These chairs get around. We first saw them last year at ICFF in New York; now they are on display in Cambridge, Ontario at the Design at Riverside Gallery as part of a retrospective of the more than fifty years of work by Italian designer Enzo Mari.
Some of Enzo Mari's work is ubiquitous to the point of being almost part of the background; I didn't know that the inbox tray on my desk was a Mari design until I saw it at the show.
Every modern office since the sixties had one of these.
By 1999, In Ecolo by Alessi, instead of moulding plastic, Mari is demonstrating how to "turn consumer society waste into beautiful and special objects. An empty shampoo bottle may change into an elegant flower vase. This way design is not just for specialists!"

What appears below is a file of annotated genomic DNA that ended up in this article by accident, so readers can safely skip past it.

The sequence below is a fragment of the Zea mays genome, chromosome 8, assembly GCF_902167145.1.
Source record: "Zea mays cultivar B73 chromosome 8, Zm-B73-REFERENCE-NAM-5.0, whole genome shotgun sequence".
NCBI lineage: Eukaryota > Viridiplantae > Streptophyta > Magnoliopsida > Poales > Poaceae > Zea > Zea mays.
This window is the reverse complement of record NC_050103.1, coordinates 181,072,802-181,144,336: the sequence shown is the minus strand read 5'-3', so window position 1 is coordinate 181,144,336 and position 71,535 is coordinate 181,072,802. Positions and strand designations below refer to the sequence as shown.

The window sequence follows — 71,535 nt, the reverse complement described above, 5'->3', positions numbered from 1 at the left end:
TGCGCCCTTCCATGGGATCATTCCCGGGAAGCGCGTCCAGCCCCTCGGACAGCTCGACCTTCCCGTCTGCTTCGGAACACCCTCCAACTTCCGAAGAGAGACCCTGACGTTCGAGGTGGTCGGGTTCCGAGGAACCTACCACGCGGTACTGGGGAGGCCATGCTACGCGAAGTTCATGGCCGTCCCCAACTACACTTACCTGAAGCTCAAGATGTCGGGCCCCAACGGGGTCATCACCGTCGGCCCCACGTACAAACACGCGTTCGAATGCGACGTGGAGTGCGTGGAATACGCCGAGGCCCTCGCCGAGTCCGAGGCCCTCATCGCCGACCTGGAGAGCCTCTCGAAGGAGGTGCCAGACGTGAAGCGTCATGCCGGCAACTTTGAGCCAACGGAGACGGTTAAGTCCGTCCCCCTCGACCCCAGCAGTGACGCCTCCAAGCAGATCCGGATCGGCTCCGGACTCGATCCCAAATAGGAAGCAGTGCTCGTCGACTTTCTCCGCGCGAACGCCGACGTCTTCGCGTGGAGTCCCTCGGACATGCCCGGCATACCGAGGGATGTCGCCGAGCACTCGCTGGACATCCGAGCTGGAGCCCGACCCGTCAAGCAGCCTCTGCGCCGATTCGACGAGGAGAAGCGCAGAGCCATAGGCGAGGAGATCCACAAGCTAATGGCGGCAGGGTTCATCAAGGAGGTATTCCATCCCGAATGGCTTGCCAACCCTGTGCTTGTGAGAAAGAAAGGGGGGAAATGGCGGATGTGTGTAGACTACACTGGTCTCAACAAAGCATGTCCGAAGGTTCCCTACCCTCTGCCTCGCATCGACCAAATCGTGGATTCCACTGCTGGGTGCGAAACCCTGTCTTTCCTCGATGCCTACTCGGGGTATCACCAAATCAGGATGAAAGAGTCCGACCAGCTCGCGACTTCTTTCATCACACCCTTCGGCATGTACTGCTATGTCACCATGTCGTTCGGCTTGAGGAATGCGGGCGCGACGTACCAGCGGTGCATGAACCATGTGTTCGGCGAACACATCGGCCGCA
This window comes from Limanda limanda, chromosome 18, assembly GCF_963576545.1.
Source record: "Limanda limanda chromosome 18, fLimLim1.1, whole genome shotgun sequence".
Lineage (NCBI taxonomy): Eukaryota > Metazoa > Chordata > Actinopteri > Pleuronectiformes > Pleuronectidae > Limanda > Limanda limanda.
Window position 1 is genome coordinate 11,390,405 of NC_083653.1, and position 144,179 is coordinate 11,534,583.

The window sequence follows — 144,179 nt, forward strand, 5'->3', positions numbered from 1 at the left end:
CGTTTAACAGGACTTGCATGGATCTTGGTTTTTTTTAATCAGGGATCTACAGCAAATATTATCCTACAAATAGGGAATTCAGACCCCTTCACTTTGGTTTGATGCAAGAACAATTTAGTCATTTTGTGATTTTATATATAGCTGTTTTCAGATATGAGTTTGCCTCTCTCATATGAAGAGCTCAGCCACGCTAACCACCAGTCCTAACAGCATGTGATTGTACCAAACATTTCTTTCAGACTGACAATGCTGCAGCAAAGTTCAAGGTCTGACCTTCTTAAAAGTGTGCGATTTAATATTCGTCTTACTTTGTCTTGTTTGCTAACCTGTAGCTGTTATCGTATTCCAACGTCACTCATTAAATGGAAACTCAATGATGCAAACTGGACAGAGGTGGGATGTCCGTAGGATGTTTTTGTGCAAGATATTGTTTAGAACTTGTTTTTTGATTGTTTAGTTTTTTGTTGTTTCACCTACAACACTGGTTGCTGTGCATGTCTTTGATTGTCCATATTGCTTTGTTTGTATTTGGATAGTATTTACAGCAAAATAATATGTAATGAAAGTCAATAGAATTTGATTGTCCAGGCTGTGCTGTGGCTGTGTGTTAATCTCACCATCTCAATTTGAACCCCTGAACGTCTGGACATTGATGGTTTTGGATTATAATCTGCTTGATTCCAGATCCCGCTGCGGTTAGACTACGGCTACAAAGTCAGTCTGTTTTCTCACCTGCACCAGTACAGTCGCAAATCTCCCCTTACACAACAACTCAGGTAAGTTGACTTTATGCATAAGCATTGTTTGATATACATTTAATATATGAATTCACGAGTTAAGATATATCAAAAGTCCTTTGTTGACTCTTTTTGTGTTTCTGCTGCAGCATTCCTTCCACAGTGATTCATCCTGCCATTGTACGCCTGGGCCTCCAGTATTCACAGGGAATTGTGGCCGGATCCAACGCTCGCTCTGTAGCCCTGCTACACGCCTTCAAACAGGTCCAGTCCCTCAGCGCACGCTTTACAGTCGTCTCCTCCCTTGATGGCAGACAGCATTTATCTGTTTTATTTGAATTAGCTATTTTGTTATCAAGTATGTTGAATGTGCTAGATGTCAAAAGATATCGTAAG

Sedia chair for Thonet
Mari has written: "For me, each design must be utilitarian, functional and do justice to the materials used as well as those involved in making them."
This exhibition is a remarkable demonstration of how, over 50 years, such an attitude evolved and is reflected in such a vast body of work. The show just closed in Cambridge, but comes to the Italian Cultural Institute in San Francisco in March.